People v. Lozano

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[Crim. No. 2481. Fourth Dist., Div. One. Apr. 12, 1967.]

THE PEOPLE, Plaintiff and Respondent, v. JESSE JAIME LOZANO et al., Defendants and Appellants.


Jesse Jaime Lozano, in pro. per., James H. Quinn and Francis B. Bennett, under appointments by the Court of Appeal, for Defendants and Appellants.

Thomas C. Lynch, Attorney General, Edward P. O'Brien and Michael Buzzell, Deputy Attorneys General, for Plaintiff and Respondent.


BROWN (Gerald), P. J.

Jesse Jaime Lozano and Manuel Valdez Ruiz appeal from judgments of conviction entered [250 Cal. App. 2d 59] upon jury verdicts of second degree burglary (Pen. Code, ยงยง 459, 460). Lozano admitted two earlier felony convictions, Ruiz one.

At 3:30 a.m., November 3, 1965, Police Officer Milburn Wilson saw two men (Lozano and Ruiz) put a bag into a trash can near 17th and Broadway Streets in San Diego. The men walked away. Wilson opened the trash can and found a First National Bank money bag containing $260.13 in coin, primarily Kennedy half dollars, Franklin quarters and liberty head dimes. Wilson apprehended and arrested the men. Lozano possessed a hot wire device for starting automobiles and four Kennedy half dollars.

Later in the morning, Detective Paul Novotny investigated a burglary which had occurred during the night at a market on 12th Street, between F and G streets, a short distance from 17th and Broadway. The owner reported missing cartons of Lucky Strike cigarettes, his collection of Kennedy half dollars, Franklin quarters and liberty head dimes, and money from the cash register. Novotny then went to the jail, and warned Lozano and Ruiz of their constitutional rights as required by Escobedo v. Illinois, 378 U.S. 478 [12 L. Ed. 2d 977, 84 S. Ct. 1758] and People v. Dorado, 62 Cal. 2d 338 [42 Cal. Rptr. 169, 398 P.2d 361]. He obtained an opened Lucky Strike cigarette package from Ruiz. He learned they were walking when arrested because Lozano's automobile had stalled somewhere on Island Street; Lozano possessed two traffic citations covering a Jaguar with Texas license plates; and Lozano hot-wired the car to start it. Novotny suspected Lozano and Ruiz had stolen the Jaguar and the Jaguar contained items stolen from the market.

Novotny found the Jaguar on G Street, just east of 16th Street. Looking into the Jaguar he saw wires dangling under the dashboard near the ignition, and an opened carton of Lucky Strikes and coins on the front floor. He could not see the Jaguar's registration slip. He entered the unlocked Jaguar, picked up the cigarettes and coins from the front floor, found three cartons of Lucky Strikes under some clothing on the rear floor and four cartons of Lucky Strikes and a crowbar in the unlocked trunk. Still looking for the registration slip or some indicia of ownership, he discovered a pocket in the leather lining of the front door; the registration slip was in it. Novotny did not have a search warrant.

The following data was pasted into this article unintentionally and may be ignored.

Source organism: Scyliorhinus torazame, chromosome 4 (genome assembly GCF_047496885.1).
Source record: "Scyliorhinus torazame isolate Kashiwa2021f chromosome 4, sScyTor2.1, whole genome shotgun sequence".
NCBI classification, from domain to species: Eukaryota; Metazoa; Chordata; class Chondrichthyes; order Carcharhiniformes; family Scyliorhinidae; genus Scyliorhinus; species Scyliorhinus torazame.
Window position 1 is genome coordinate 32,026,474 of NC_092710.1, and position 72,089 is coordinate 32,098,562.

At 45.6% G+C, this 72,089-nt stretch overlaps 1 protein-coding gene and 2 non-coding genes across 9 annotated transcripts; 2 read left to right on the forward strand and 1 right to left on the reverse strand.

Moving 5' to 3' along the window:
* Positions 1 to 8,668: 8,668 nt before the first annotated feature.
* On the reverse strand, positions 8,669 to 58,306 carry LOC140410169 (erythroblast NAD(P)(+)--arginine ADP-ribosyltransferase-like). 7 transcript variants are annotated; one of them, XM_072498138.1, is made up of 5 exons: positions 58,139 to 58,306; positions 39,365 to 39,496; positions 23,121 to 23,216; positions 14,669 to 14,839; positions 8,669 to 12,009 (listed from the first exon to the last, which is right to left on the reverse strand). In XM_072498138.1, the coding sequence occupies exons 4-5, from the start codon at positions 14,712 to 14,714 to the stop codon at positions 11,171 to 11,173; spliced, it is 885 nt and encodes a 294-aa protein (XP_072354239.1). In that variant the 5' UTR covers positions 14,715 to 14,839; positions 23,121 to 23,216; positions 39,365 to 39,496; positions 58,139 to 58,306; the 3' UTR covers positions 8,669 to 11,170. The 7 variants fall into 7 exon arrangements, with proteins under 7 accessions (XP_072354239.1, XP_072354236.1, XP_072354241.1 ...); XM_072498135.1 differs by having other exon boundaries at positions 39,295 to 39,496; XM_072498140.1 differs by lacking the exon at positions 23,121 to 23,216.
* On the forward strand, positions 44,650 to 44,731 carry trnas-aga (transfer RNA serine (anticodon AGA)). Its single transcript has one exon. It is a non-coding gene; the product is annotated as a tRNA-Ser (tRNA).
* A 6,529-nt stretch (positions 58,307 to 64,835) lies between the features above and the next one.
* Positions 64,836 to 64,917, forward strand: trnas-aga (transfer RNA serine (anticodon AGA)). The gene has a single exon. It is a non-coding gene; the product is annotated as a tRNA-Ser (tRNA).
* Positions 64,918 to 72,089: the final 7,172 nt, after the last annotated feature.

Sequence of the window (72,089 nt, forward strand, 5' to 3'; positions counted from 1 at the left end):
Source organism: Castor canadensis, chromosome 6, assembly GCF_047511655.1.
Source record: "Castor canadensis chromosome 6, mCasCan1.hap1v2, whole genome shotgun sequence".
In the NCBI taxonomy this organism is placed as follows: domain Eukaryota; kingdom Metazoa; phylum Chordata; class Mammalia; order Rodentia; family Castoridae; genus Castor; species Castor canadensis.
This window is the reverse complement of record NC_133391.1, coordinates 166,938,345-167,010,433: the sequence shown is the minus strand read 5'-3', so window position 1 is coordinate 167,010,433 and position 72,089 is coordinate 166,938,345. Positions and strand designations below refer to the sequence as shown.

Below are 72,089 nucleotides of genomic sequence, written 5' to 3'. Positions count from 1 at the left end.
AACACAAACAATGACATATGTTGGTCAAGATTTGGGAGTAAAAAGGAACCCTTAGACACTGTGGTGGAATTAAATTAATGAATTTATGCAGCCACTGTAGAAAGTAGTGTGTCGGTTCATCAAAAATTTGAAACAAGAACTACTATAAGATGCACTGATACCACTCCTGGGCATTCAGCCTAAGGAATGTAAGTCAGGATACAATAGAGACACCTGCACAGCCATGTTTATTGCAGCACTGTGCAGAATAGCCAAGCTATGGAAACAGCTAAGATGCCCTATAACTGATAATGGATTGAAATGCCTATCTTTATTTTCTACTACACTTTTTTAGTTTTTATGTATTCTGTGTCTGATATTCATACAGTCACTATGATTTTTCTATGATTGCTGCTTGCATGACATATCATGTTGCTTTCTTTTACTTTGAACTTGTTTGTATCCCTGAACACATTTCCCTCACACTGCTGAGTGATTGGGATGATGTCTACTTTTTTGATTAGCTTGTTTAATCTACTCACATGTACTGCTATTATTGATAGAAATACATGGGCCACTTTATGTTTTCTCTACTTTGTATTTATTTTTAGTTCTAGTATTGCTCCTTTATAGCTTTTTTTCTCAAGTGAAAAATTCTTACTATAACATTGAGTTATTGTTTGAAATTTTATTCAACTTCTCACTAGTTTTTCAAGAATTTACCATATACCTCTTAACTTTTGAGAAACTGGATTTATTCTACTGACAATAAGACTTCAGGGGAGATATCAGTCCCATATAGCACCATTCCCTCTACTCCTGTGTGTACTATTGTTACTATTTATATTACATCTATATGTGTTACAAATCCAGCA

[1] Lozano and Ruiz contend Novotny unlawfully searched the Jaguar and seized the crowbar and items stolen from the [250 Cal. App. 2d 60] market. This contention is unmeritorious. Vehicle Code, section 4454, requires vehicle registration slips be plainly and legibly visible from outside the vehicle. Novotny, reasonably believing the Jaguar stolen, sought to locate the registration slip within the car. This was proper (People v. Guerrero, 247 Cal. App. 2d 687 [56 Cal.Rptr. 7]). Nor was Novotny required to ignore the plainly visible opened carton of Lucky Strikes and the loose coin on the front floor. (People v. Hyde, 51 Cal. 2d 152 [331 P.2d 42]; People v. Alvarez, 236 Cal. App. 2d 106 [45 Cal. Rptr. 721]; Mardis v. Superior Court, 218 Cal. App. 2d 70, 74-75 [32 Cal. Rptr. 263]; People v. West, 144 Cal. App. 2d 214 [300 P.2d 729].) Novotny proceeded to search the back seat and unlocked trunk for evidence of ownership and further stolen property. Whether a search is reasonable depends on the facts and circumstances of each case (Cooper v. California, 386 U.S. 58 [17 L. Ed. 2d 730, 87 S.Ct. 788]). In this case, Novotny's search of the back seat and trunk was reasonable. It would be unreasonable to require Novotny, having seen stolen property in a suspected stolen vehicle, and lawfully in it searching for evidence of ownership, to disrupt his investigation, leave the vehicle, obtain a search warrant, return, and then look in the back seat and unlocked trunk for evidence of ownership and further stolen property. (See People v. Webb, 66 Cal. 2d 107 [56 Cal. Rptr. 902, 424 P.2d 342].)

[2] Ruiz contends it was error to admit his statements to the police, citing Miranda v. Arizona, 384 U.S. 436 [16 L. Ed. 2d 694, 86 S. Ct. 1602, 10 A.L.R.3d 974]. Trial took place in February 1966, before Miranda's June 13, 1966, effective date (People v. Rollins, 65 Cal. 2d 681 [56 Cal. Rptr. 293, 423 P.2d 221]; see Johnson v. New Jersey, 384 U.S. 719 [16 L. Ed. 2d 882, 86 S.Ct. 1772]). Ruiz was properly warned of his constitutional rights as then required (Escobedo v. Illinois, 378 U.S. 478 [12 L. Ed. 2d 977, 84 S. Ct. 1758]; People v. Dorado, 62 Cal. 2d 338 [42 Cal. Rptr. 169, 398 P.2d 361]). Furthermore, Ruiz's failure to object in the trial court eliminates any necessity of considering this contention (People v. Hillery, 62 Cal. 2d 692 [44 Cal. Rptr. 30, 401 P.2d 382]; People v. Merkouris, 46 Cal. 2d 540 [297 P.2d 999]; People v. Woods, 239 Cal. App. 2d 697 [49 Cal.Rptr. 266]).

Judgments affirmed.

Coughlin, J., and Whelan, J., concurred.